Covid-19: New ‘mega labs’ in early 2021 to speed up testing

Live samples are held in a container during the opening of the new Covid-19 testing lab at Queen Elizabeth University Hospital on April 22, 2020 in Glasgow, Scotland.Getty Images

Two new "mega labs" will open in early 2021 to try to double the UK's daily coronavirus testing capacity, the government has said.

The sites – at Leamington Spa in the Midlands and another at an unconfirmed site in Scotland – will increase testing capacity by 600,000.

The latest data shows current capacity is around 519,000 – although the number of tests actually processed is lower.

Meanwhile, Labour is calling for a national plan to roll out the vaccine.

Labour leader Sir Keir Starmer said the vaccination programme will probably be the largest logistical operation since World War Two – and called for a plan setting out who will be eligible for a jab and when.

Testing is considered a key way to control the epidemic, but the government's system has experienced setbacks during the pandemic.

In recent weeks, the government has started to pilot mass testing – including people with no symptoms – using a new type of rapid swab tests which do not need to be sent to a lab.

However, the bulk of the UK's testing still uses the standard swab test that need to be analysed in a lab.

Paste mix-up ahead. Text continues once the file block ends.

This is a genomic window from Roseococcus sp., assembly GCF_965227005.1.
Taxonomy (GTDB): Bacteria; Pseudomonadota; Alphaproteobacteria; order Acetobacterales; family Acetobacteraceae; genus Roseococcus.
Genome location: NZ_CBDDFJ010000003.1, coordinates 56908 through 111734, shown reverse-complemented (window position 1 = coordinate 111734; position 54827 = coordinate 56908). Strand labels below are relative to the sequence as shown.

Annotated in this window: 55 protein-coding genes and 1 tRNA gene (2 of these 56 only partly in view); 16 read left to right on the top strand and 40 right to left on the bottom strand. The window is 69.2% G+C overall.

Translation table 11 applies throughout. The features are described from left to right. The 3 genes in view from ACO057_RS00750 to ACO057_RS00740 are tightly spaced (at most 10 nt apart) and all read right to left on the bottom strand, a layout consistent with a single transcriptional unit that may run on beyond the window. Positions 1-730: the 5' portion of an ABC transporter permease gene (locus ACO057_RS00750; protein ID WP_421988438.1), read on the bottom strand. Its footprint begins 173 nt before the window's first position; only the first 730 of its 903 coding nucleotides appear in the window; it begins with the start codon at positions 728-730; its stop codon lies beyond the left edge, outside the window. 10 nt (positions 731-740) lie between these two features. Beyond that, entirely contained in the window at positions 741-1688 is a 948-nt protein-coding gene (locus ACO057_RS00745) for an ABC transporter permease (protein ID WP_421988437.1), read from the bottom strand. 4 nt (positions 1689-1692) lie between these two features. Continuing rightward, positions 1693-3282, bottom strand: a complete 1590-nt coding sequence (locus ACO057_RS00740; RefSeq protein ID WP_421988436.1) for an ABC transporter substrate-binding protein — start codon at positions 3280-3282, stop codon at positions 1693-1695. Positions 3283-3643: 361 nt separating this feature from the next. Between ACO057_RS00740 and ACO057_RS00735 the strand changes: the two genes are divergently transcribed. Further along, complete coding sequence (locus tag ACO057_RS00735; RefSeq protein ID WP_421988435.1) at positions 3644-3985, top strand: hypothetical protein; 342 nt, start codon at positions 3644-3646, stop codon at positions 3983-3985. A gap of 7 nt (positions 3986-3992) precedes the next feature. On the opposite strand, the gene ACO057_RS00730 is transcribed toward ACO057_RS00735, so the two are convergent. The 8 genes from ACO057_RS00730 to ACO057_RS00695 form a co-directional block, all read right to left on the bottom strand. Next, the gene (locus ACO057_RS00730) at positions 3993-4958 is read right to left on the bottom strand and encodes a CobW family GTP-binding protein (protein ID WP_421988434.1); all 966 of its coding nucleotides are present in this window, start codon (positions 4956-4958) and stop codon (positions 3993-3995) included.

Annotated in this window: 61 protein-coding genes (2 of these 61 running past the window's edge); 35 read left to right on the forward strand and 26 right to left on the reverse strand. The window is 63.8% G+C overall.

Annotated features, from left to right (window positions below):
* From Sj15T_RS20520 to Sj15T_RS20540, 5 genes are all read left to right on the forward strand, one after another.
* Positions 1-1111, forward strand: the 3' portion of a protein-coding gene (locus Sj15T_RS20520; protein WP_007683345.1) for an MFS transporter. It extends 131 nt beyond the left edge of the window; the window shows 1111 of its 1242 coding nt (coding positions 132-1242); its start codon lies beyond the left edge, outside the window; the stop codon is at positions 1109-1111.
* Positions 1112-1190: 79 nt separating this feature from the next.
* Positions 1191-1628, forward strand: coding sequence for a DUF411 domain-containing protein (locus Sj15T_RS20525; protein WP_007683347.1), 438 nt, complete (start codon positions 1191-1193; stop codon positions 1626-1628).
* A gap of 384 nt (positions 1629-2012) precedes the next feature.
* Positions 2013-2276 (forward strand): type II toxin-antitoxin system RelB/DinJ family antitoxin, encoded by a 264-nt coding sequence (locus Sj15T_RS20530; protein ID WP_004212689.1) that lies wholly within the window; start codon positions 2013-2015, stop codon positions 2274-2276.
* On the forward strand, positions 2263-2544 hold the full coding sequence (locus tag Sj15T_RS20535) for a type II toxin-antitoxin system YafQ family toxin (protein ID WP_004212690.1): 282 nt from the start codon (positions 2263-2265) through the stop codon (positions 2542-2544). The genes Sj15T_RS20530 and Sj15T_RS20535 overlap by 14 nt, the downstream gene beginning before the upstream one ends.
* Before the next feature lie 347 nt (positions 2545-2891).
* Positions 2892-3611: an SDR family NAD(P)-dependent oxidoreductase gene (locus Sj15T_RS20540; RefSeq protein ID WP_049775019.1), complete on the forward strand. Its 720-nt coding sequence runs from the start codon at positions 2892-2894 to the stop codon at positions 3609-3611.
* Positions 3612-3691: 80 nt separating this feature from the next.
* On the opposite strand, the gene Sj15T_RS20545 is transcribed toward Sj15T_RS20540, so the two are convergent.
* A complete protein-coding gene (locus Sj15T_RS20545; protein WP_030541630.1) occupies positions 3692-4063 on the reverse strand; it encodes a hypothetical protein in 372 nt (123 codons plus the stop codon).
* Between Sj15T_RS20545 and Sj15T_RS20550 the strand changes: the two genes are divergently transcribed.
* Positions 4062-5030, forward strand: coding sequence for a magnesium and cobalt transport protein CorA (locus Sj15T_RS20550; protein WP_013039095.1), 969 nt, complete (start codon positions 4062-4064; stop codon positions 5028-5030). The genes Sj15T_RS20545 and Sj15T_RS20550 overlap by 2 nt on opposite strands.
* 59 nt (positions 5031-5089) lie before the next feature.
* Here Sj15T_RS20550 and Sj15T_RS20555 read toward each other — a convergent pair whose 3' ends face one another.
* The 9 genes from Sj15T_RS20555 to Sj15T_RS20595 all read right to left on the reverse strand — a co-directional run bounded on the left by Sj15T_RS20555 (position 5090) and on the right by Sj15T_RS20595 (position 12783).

Announcing the two new "mega labs", the government said they will use technology to speed up the process – for example through automation and robotics.

"This means more tests will be processed more quickly and at a lower cost, and therefore faster turnaround times for test results," the Department of Health said.

And the sites will create up to 4,000 jobs, with the labs also being used to process tests for other illnesses including cancer, cardiovascular and metabolic diseases.

They would each add 300,000 to the UK's daily testing capacity – defined as how many tests can be processed in the lab each day – when operating at maximum.

The testing capacity is different to how many tests are actually processed. For example, the latest figures for Friday showed that although the UK's capacity was 519,951, the number of tests carried out was 379,955.

Officials have previously said it is natural that not all the capacity is used up, and there needs to be flexibility in the system to cope with surges in demand or problems with equipment or staff.

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Analysis box by Hugh Pym, health editor

On the face of it the planned new "mega labs" will mark a significant boost to UK testing capacity. The current capability of 500,000 tests a day will be more than doubled when the two labs are up and running.

But the big unanswered question is when?

The timing is vague with only an aim for an opening early next year. The site for the Scottish lab has not yet been announced.

Previous pledges on testing capacity have not always been met.

A new "lighthouse lab" at Charnwood in the East Midlands was due to open in early October.